"Government plans to position the Identity & Passport Service as the UK's de facto identity services broker seem not to have entirely caught the imagination of the private sector, figures in IPS' annual report and accounts suggest. Although IPS recruited 44 new customers for its Passport Validation Service (PVS), income from this for the year ending March 2008 was only £357,000."
the register article
Interesting article. The problem appears to be that the government's attempts to position itself as the source of verification of individual identity are not being looked favourably upon by the private sector.
The move seems counter to recent government's desire to privatise everything and outsource services (including such 'legitimate monopoly on the use of force' activities as policing and defence). Until it becomes apparent that the government intends it's identity checking services to be dependent upon data acquired from the commercial sector. As part of it's plans for the identity card scheme the government intends to compare application data to data held by the credit reference agencies, to check that you're a real person.
Obviously this means that a 'real person' has a relationship (or several) with financial services, and has developed a credit rating of some sort. Most of us do, but in isolated cases this could cause problems. This is one of the kickers about the identity card scheme and the register behind it - it's designed to work for people with 'normal' lives - and that's normal in a fairly statistical rather than normative sense. The people it will impact are those who fall outside this profile.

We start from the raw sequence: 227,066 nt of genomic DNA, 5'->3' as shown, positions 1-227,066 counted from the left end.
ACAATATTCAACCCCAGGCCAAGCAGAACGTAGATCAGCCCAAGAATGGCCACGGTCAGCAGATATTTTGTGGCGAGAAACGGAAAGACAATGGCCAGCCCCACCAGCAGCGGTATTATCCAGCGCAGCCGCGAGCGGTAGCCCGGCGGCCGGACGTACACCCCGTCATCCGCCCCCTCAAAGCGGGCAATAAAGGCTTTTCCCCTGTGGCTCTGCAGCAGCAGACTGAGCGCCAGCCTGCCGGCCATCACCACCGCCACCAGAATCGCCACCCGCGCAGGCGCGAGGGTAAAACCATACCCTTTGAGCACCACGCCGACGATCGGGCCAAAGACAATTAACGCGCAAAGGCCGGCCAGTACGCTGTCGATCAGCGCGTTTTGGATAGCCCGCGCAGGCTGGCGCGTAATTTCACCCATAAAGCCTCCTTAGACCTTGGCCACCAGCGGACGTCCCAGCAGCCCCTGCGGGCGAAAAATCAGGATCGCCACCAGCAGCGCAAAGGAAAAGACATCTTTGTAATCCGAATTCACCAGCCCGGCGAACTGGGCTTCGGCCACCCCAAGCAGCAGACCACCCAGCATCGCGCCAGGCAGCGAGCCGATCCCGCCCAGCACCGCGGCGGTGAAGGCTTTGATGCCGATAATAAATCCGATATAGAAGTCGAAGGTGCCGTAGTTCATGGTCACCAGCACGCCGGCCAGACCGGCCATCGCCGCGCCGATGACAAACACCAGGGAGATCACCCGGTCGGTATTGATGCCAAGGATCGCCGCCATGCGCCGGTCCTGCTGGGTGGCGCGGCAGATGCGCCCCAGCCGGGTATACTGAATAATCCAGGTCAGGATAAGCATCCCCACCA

So. The government positions itself as the provider of secured identities, in the face of multiple threats and forces that make identity unstable and problematic. Yet at the same time, the real picture is so much more complex than this, as 'identity' would be made up from a series of institutional relationships, each with their own logics and metrics, and reasons for being put together.
This is the problem with re-using databases, and a good justification for data protection principles against re-use of data for reasons other than it was originally collected for. The questions asked when creating a database become hidden, and the provisional data, with all it's potential for inaccuracies, flaws, double records, missing elements, etc, becomes understood as 'fact'. Then used for other purposes, importing all those errors whilst at the same time hiding them, and discursively describing the system as more accurate, safe and secure.